Deep Vision has completed its Series B and is now working on its second generation edge chip.
Edge AI chip startup Deep Vision has raised $35 million in a series B round of funding led by Tiger Global, joined by existing investors Exfinity Venture Partners, Silicon Motion and Western Digital.
The company began shipping its first-generation chip last year. ARA-1 is designed for power-efficient, low-latency edge AI processing in applications like smart retail, smart city and robotics. While the company’s name suggests a focus on convolutional neural networks, ARA-1 can also accelerate natural language processing with support for complex networks such as long short-term memory (LSTMs) and recurrent neural networks (RNNs).
A second-generation chip, ARA-2 with additional features for accelerating LSTMs and RNNs will launch next year.
“When ARA-1 started sampling last year, we wanted to make sure that we have a fantastic product-market fit with customers,” Deep Vision CEO Ravi Annavajjhala told EE Times. “We have several customers, including one big FAANG customer that we are shipping to in volume, our product is qualified, it’s in mass production, and now what we are doing is taking that story and sort of replicating across different segments and different customers.”
“FAANG” refers to hyper-scalers Facebook, Amazon, Apple, Netflix and Google.
Annavajjhala said smart retail is the company’s top target application, adding that the company already has a “very large customer” in that sector along with “multiple other engagements.” He declined to identify the retail customer, or whether it and the FAANG company were one and the same.
Retail applications for Deep Vision’s chips include checkout analytics and inventory management, including shelf cameras as well as digital signage. While shelf-cams don’t require extreme low latency, Annavajjhala said they do require millions of images to track products via fairly complex AI models. Therefore, processing needs are relatively high.
“A shelf cam is not just [detecting empty shelves], it’s combining that model with a number of other models, often with many filters,” he said. “Compute itself is a problem – we can’t take this to the cloud as it’s prohibitively expensive – but the network bandwidth and power-over-Ethernet switches required have also become very expensive.” Hence, “it’s in the best interests of the store to reduce the total cost of ownership, and the way to do it is do as much inference at the edge as possible.”
Other applications include smart city (high resolution, high frame rate surveillance cameras), driver-monitoring systems, robotics, drones and factory automation.
ARA-1’s performance for ResNet-50 measured 100 images per second, or 40 images per second per watt. The chip is shipping now in USB modules, M.2 modules and U.2 PCIe modules (two or four chips to a card). The company offers two SKUs of the chip – an 800-MHz version plus a 600-MHz version for power-sensitive edge applications.
Deep Vision’s compute architecture is designed to minimize the amount of data movement to and from memory.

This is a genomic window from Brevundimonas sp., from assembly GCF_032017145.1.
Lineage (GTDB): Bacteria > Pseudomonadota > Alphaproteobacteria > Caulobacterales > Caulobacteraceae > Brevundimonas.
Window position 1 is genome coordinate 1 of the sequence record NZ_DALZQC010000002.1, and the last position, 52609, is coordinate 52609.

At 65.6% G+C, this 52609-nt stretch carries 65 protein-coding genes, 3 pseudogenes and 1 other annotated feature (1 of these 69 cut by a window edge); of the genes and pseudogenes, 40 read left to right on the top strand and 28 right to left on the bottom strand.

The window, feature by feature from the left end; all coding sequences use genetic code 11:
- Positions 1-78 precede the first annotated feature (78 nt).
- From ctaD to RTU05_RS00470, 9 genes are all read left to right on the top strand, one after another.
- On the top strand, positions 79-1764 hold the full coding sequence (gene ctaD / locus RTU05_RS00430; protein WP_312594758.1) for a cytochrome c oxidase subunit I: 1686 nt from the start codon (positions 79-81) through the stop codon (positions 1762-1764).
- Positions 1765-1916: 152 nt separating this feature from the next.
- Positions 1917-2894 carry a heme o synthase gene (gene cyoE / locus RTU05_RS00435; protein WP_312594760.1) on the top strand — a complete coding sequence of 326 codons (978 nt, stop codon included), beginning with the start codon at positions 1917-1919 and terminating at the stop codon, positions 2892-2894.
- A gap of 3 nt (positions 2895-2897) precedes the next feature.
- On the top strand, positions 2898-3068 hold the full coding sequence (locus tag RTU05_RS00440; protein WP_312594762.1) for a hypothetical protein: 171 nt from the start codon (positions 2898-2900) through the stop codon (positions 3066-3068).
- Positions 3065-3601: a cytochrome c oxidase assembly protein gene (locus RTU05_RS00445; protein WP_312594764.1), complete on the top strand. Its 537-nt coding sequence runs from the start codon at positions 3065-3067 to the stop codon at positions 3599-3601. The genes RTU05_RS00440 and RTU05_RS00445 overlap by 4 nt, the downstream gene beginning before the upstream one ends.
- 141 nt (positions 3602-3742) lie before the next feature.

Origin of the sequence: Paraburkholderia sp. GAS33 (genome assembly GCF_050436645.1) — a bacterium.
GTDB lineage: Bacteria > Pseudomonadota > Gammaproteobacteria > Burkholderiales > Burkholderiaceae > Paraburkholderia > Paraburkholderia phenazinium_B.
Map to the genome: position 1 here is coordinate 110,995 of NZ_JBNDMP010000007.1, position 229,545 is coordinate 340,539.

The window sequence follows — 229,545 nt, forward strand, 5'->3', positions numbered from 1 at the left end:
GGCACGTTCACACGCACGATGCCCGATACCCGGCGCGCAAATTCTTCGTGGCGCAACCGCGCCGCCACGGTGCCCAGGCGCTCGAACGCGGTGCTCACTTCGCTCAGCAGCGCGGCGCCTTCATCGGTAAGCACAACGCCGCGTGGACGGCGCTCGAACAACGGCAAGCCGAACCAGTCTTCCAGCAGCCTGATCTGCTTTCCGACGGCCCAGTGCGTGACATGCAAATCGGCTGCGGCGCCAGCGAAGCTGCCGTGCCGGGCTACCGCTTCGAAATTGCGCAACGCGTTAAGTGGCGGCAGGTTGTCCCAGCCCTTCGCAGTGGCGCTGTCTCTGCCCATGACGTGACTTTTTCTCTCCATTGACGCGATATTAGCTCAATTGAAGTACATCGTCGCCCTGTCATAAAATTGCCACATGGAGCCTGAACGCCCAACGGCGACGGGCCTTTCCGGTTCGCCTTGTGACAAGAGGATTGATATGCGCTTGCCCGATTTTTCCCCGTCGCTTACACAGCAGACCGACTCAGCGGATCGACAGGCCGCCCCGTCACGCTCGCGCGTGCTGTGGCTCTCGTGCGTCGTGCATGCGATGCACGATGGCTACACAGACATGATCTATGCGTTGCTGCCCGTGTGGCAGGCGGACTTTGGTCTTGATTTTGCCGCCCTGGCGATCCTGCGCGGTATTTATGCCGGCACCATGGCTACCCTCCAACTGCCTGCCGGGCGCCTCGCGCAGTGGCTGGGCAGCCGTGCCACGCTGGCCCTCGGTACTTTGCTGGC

“Data movement minimization happens across software, at the system level and at the compute core level to ensure any data that’s brought onto the chip stays as close to core compute as possible and stays for as long as possible,” said Annavajjhala. “We have abstracted all of this out on the hardware and ensured that the data flows minimize the data movement between compute and different levels of memory hierarchy.”
Data can be reused many times when computing AI inference, he said, noting that for image convolutions around 90 percent of the data is the same between one frame (or one convolution) and the next. Deep Vision’s software scans models looking at many different combinations of data movement, scheduling the most efficient combination for the processor. A compiler, tracking power consumption and performance of the processing and memory subunits, optimizes for the desired result. Deep Vision’s software flow supports TensorFlow, Kaffe, Pytorch, MXNet and ONNX.
The time crunch on getting ARA-1 to market meant that some advanced features were left out, according to Annavajjhala. Those features, primarily related to accelerating LSTMs and RNNs, will be added in the ARA-2 chip, which is based on the same overall architecture. ARA-2 will also move from 28- to 16-nm process technology. The result will be 3-fold boost in performance-per-Watt, yielding a five-fold performance increase compared to ARA-1. (Applications currently running on ARA-1 will be compatible with ARA-2, the company said).
Founded in 2018 by Stanford University PhDs Rehan Hameed and Wajahat Qadeer, Deep Vision has now raised a total of $54 million. The company currently employs 57 and expects to grow to 75 by the end of the year. ARA-1 is shipping in volume today, while ARA-2 is expected to begin sampling in 2022.
This article was originally published on EE Times.
Sally Ward-Foxton covers AI technology and related issues for EETimes.com and all aspects of the European industry for EE Times Europe magazine. Sally has spent more than 15 years writing about the electronics industry from London, UK. She has written for Electronic Design, ECN, Electronic Specifier: Design, Components in Electronics, and many more. She holds a Masters’ degree in Electrical and Electronic Engineering from the University of Cambridge.